Official extortion, harassment widespread across West African borders: ECOWAS Parliament
The ECOWAS Parliament has pledged intervention to end the extortion of citizens of the sub-region at border posts by security operatives in ECOWAS countries.
The ECOWAS Parliament’s Speaker, Sidie Tunis, pledged late Monday at Gbahjakeh in Bomi County in Liberia.
He was on an oversight visit to some communities at the county on entering Liberia from the Sierra Leone border.
Mr Tunis embarked on the trip to engage with ECOWAS citizens in the border communities to know their challenges and how the parliament could tackle the challenges.
The major complaint of the ECOWAS citizens at the border town of Gbahjakeh centred on extortion by immigration officials each time citizens tried to cross the border between Sierra Leone and Liberia to trade.
Mr Tunis pledged that the parliament would intervene to end the problem, saying that he planned to engage with relevant authorities in Liberia and other West African countries.
The speaker noted that in line with the ECOWAS protocol on the free movement of persons and goods and fostering integration, ECOWAS citizens should move freely within the sub-region without harassment.
Mr Tunis, however, urged ECOWAS citizens to be law-abiding in any country they live in or do business.
“One of the reasons why we always have our delocalized meeting is to bring to the notice of authorities the ECOWAS protocol on the free movement of persons and goods and the issue of immigration officers.
“Extortion is just one of the challenges we have as a region, and it is not just here in Liberia, but it also happens in Sierra Leone and Guinea and other countries of the sub-region,” said the speaker.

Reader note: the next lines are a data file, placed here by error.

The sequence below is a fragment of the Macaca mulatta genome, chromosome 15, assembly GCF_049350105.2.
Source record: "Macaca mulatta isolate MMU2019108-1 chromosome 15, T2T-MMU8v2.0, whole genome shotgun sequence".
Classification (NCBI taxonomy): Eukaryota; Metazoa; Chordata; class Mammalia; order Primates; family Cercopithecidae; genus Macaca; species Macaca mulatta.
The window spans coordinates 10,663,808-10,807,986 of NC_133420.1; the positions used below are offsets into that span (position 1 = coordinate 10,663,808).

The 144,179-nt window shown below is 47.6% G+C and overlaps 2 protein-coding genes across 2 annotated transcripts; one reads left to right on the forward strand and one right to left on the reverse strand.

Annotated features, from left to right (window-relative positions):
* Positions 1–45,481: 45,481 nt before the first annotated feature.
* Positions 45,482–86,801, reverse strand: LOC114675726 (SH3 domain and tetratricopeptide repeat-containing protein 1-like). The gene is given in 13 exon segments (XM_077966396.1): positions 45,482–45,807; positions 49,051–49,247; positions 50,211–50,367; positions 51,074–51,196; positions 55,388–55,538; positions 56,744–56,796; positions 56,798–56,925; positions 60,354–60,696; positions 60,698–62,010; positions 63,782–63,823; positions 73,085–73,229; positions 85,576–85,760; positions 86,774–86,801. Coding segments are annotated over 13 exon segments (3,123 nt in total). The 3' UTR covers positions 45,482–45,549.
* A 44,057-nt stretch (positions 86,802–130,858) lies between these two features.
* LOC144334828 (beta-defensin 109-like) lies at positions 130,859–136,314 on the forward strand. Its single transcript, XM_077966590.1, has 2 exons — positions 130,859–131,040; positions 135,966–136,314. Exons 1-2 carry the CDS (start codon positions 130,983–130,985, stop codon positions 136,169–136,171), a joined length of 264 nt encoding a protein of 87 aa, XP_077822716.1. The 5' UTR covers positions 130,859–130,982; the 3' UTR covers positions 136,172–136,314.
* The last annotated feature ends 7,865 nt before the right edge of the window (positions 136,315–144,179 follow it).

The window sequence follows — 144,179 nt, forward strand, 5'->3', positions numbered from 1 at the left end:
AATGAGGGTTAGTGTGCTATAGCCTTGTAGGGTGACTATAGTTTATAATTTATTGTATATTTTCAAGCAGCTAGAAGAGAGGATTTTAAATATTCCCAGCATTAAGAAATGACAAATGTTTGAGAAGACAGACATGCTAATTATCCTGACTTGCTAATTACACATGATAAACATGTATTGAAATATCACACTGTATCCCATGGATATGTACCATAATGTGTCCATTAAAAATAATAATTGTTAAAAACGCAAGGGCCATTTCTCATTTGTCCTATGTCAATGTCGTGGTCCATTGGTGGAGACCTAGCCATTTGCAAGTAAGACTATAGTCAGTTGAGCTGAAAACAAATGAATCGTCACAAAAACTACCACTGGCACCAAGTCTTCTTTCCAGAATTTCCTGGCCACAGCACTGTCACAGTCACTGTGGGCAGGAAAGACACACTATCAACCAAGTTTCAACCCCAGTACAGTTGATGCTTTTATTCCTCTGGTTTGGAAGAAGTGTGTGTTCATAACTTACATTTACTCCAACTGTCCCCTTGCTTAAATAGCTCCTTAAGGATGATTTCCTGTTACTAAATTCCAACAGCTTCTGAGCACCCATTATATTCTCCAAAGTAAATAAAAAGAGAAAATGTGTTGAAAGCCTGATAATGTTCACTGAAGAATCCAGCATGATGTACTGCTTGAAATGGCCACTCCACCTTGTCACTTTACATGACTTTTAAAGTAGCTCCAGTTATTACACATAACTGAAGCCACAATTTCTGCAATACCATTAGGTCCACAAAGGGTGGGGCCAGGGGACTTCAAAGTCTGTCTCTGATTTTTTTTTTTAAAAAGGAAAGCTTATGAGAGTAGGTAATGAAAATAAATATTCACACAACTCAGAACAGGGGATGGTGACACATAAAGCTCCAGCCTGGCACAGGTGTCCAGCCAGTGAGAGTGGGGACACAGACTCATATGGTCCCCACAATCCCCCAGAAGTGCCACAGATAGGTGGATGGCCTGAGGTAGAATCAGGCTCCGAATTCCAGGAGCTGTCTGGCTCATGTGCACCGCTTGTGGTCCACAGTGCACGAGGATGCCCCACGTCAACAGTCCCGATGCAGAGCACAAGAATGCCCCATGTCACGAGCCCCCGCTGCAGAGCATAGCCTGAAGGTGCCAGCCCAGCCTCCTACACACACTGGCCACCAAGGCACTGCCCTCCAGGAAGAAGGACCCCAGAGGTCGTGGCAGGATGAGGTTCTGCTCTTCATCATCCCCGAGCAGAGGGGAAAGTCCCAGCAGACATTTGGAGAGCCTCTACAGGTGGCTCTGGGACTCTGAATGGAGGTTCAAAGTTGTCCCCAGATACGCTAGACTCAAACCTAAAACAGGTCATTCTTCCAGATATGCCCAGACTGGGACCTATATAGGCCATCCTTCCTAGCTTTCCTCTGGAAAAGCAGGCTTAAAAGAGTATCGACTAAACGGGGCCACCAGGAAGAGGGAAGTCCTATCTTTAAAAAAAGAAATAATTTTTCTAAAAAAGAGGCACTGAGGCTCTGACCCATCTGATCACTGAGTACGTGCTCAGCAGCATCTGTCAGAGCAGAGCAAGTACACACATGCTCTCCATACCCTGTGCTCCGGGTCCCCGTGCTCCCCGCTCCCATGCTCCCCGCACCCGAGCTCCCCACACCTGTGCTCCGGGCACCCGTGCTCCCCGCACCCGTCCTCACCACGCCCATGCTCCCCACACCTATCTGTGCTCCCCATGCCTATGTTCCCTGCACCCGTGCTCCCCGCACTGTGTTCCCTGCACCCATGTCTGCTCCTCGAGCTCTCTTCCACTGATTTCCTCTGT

Mr Tunis added, “These are all part of the challenges that we are having. We would need to work collectively as a parliament and as an institution to be able to bring this to the attention of the authorities so that we can stop it.
“While I am here in Liberia, I will definitely meet with the minister in charge of immigration, the ministry of interior and justice and bring to their attention the complaints we have just heard at the border areas.
“I also urge you all to be law-abiding when you are in another country. Do not commit any crime or run into trouble. It is our responsibility as lawmakers to promote integration and your responsibility as citizens to be law-abiding.”
A Nigerian businessman, Collins Arthur, who deals in electronics, said he had lived in Liberia for over 10 years, describing Liberians as hospitable.
He lamented that the major challenge of residing in the country was persistent harassment from the country’s immigration officials.
Mr Arthur noted that despite having his papers, the immigration officials continually harassed him at his workplace to extort him.
He pleaded for urgent intervention of the ECOWAS Parliament to stop the harassment.
Also narrating his ordeal, James Momoh, a Sierra Leonean trader, said he was jailed at the border post for not bribing immigration officials even with his complete documents.
Edwin Snowe, representing Bomi County, also said the ECOWAS Parliament would swing into action to end the harassment.
Mr Snowe explained that it was not possible to solve a problem if the problem was not known.
Mr Snowe also said he would name the town hall building under construction used to host the visit after Mr Tunis.
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